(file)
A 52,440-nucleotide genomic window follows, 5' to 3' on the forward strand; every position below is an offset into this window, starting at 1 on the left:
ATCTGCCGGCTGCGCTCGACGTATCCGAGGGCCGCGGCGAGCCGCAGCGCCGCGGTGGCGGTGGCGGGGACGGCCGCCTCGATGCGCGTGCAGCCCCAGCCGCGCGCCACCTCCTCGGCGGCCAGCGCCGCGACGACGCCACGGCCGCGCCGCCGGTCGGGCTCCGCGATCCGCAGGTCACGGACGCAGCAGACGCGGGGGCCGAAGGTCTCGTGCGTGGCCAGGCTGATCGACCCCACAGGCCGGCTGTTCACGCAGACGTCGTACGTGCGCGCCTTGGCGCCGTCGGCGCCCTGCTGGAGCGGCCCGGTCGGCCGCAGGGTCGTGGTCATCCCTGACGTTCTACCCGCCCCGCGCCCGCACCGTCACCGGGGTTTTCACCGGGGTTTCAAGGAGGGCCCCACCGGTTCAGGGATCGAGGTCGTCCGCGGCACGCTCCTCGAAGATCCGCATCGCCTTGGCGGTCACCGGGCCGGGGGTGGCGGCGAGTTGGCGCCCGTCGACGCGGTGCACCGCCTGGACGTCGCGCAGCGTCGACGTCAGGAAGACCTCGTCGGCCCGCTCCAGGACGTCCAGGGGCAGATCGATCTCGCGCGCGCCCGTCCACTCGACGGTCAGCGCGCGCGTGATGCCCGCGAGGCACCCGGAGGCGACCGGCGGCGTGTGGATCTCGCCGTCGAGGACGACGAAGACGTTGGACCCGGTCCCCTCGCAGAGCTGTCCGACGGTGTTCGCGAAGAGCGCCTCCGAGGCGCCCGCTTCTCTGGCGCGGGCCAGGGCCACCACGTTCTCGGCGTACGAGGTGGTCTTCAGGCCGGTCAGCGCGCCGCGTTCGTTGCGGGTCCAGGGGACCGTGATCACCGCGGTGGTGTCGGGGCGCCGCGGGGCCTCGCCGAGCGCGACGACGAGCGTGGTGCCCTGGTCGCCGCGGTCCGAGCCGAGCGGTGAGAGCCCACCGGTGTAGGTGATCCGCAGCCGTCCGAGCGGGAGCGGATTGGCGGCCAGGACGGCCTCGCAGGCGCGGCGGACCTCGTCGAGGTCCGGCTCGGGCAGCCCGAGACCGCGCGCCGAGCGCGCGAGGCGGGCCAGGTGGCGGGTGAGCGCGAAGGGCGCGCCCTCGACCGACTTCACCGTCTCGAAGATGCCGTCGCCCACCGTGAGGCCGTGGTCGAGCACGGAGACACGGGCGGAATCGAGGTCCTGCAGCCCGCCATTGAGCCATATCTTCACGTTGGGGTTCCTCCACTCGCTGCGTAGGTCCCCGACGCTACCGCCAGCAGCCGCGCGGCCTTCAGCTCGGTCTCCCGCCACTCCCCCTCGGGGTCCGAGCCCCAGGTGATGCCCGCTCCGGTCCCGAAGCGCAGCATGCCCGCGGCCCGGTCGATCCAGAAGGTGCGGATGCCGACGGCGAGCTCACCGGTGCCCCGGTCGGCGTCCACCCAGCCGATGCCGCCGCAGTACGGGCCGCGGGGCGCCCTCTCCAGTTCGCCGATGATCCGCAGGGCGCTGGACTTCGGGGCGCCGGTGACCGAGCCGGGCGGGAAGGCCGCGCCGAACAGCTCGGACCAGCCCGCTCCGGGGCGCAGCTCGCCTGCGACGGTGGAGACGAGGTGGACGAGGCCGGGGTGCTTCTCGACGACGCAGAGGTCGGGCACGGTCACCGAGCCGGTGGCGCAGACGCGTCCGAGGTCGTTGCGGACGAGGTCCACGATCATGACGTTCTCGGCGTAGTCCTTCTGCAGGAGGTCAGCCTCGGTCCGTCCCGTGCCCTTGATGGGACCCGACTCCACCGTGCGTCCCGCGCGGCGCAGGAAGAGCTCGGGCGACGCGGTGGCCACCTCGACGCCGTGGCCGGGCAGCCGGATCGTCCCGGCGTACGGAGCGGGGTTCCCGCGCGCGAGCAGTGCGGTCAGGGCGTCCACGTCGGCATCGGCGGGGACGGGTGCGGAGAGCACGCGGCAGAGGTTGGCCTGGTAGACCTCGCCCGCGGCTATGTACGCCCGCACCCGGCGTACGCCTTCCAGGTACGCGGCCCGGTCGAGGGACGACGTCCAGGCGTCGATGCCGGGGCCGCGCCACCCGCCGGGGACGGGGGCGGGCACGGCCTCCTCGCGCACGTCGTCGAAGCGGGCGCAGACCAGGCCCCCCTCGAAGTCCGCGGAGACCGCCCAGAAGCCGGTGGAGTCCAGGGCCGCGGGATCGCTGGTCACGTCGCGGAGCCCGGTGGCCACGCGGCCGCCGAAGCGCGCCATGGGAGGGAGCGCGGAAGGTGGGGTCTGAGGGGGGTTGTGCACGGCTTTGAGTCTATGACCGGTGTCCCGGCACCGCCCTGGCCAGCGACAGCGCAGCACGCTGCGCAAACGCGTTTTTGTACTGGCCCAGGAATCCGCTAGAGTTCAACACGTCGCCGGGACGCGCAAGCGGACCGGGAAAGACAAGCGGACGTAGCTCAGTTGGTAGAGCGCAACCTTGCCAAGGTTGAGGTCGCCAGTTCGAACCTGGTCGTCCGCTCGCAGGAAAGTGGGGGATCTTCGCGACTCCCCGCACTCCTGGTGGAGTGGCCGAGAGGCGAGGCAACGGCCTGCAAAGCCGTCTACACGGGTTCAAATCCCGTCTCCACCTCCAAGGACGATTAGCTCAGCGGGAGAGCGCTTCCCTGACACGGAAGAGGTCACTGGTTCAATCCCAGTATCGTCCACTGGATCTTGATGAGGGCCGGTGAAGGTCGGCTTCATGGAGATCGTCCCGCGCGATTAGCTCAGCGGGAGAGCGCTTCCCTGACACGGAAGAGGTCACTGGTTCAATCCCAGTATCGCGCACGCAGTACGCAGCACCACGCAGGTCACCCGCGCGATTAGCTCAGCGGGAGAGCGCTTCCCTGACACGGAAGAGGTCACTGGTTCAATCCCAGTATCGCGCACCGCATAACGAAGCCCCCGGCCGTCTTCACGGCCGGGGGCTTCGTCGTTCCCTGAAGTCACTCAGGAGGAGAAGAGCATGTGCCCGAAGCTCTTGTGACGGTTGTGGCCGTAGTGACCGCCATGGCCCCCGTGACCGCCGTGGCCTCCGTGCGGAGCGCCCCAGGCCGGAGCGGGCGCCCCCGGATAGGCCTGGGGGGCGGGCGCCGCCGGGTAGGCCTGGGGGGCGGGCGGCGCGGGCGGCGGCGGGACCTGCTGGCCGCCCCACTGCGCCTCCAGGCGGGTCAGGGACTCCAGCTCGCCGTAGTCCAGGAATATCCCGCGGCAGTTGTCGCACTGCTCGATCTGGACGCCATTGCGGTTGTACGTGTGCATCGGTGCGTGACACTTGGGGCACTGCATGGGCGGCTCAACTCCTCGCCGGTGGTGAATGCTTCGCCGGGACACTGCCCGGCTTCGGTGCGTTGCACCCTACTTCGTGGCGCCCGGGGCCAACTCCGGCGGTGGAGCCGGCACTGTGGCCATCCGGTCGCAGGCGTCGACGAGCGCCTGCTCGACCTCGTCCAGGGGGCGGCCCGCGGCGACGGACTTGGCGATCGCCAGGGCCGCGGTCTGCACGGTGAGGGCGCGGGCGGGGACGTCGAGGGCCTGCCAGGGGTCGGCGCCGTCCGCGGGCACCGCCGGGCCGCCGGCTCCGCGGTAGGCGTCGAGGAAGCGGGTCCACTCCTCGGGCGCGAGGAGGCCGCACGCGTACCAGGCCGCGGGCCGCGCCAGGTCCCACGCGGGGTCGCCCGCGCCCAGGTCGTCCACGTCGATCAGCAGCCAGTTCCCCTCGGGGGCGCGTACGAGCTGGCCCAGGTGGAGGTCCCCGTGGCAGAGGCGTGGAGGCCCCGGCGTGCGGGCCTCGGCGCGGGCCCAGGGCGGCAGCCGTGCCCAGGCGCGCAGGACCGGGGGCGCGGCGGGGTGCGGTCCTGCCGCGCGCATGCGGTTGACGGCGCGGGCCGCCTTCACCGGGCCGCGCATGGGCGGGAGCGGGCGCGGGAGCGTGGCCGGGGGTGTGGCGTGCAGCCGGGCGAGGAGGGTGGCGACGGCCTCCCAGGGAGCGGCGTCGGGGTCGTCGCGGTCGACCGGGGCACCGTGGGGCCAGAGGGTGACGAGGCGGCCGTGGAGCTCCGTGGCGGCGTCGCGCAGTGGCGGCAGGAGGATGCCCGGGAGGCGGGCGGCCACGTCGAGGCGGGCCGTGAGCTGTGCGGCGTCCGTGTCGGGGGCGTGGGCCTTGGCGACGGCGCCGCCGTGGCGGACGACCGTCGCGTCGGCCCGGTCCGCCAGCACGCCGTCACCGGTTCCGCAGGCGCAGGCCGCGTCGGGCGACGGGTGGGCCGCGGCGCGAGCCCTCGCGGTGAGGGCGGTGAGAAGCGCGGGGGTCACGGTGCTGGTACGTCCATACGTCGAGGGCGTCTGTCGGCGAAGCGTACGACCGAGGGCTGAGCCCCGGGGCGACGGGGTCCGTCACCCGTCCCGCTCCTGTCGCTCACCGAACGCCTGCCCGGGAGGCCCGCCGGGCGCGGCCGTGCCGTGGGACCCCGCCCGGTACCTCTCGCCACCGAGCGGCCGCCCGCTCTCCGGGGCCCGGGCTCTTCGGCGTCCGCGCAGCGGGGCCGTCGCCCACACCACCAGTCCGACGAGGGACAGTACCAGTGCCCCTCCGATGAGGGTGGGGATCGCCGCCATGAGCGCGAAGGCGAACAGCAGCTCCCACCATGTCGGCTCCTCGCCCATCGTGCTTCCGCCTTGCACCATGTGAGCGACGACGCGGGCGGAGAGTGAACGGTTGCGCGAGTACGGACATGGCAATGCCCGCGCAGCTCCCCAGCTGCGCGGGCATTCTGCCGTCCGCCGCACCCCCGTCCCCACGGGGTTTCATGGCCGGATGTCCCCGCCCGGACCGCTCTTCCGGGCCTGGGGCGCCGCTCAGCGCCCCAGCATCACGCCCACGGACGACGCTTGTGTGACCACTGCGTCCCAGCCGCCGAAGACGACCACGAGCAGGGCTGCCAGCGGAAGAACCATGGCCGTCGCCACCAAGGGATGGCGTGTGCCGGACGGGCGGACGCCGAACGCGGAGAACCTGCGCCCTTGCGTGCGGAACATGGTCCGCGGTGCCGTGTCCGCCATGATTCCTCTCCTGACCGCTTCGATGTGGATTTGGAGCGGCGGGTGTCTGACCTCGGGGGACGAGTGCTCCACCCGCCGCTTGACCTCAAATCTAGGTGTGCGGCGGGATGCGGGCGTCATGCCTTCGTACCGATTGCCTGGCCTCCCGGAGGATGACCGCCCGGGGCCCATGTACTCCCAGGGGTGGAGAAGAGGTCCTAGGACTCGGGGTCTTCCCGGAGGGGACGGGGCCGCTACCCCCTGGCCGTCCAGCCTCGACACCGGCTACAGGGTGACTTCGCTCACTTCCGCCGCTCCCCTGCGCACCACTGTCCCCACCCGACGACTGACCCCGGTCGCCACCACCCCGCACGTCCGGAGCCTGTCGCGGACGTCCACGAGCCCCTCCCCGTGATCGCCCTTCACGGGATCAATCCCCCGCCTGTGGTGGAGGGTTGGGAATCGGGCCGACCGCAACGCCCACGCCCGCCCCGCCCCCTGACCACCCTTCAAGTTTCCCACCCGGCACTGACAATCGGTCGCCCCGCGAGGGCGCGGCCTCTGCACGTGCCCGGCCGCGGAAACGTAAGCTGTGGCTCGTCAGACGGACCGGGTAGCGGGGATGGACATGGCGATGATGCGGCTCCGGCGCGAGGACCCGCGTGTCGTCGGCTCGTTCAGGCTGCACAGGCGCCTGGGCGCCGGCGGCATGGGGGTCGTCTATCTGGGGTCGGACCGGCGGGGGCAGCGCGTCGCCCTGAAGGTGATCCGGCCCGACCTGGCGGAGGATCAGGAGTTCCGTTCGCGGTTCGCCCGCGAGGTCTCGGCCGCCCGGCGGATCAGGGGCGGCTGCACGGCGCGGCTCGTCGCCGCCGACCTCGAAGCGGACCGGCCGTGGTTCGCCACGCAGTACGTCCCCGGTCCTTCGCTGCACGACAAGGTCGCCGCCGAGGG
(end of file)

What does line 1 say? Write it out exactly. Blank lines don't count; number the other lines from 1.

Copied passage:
A 52,440-nucleotide genomic window follows, 5' to 3' on the forward strand; every position below is an offset into this window, starting at 1 on the left: